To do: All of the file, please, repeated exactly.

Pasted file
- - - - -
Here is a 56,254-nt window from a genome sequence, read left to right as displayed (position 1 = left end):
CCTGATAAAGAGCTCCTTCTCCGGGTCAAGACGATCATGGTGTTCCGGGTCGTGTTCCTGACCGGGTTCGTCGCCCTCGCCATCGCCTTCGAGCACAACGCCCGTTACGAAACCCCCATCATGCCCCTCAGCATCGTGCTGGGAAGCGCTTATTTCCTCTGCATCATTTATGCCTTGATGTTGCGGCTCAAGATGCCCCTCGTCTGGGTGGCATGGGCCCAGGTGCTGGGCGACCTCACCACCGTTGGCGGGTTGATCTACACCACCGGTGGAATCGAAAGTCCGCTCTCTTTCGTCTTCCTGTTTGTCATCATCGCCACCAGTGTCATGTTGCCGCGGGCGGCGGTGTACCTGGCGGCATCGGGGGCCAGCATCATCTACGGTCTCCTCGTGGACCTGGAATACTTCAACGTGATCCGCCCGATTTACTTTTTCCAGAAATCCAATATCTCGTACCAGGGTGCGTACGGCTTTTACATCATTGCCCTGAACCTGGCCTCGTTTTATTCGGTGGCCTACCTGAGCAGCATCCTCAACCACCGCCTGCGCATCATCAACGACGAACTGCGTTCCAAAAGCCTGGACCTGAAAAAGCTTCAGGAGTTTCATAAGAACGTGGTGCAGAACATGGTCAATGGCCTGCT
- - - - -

Here is a 56,254-nt window from a genome sequence, read left to right as displayed (position 1 = left end):
CCTGATAAAGAGCTCCTTCTCCGGGTCAAGACGATCATGGTGTTCCGGGTCGTGTTCCTGACCGGGTTCGTCGCCCTCGCCATCGCCTTCGAGCACAACGCCCGTTACGAAACCCCCATCATGCCCCTCAGCATCGTGCTGGGAAGCGCTTATTTCCTCTGCATCATTTATGCCTTGATGTTGCGGCTCAAGATGCCCCTCGTCTGGGTGGCATGGGCCCAGGTGCTGGGCGACCTCACCACCGTTGGCGGGTTGATCTACACCACCGGTGGAATCGAAAGTCCGCTCTCTTTCGTCTTCCTGTTTGTCATCATCGCCACCAGTGTCATGTTGCCGCGGGCGGCGGTGTACCTGGCGGCATCGGGGGCCAGCATCATCTACGGTCTCCTCGTGGACCTGGAATACTTCAACGTGATCCGCCCGATTTACTTTTTCCAGAAATCCAATATCTCGTACCAGGGTGCGTACGGCTTTTACATCATTGCCCTGAACCTGGCCTCGTTTTATTCGGTGGCCTACCTGAGCAGCATCCTCAACCACCGCCTGCGCATCATCAACGACGAACTGCGTTCCAAAAGCCTGGACCTGAAAAAGCTTCAGGAGTTTCATAAGAACGTGGTGCAGAACATGGTCAATGGCCTGCT